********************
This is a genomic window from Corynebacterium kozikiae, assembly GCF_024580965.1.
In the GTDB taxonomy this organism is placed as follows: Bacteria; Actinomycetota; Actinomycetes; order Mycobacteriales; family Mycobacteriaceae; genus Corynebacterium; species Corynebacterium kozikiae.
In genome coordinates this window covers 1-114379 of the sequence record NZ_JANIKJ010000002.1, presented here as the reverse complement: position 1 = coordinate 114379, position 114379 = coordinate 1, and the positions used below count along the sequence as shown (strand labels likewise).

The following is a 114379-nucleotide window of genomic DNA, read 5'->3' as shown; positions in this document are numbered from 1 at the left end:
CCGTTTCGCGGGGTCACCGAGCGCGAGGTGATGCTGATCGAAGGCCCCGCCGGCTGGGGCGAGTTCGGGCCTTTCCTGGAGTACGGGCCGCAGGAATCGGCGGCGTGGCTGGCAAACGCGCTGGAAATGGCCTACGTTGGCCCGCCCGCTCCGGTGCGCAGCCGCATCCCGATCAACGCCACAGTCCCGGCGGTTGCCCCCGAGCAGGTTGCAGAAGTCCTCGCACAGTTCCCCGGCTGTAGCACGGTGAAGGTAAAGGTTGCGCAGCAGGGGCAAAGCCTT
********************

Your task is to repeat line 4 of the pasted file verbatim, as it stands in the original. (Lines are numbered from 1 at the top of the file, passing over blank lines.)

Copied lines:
The following is a 114379-nucleotide window of genomic DNA, read 5'->3' as shown; positions in this document are numbered from 1 at the left end: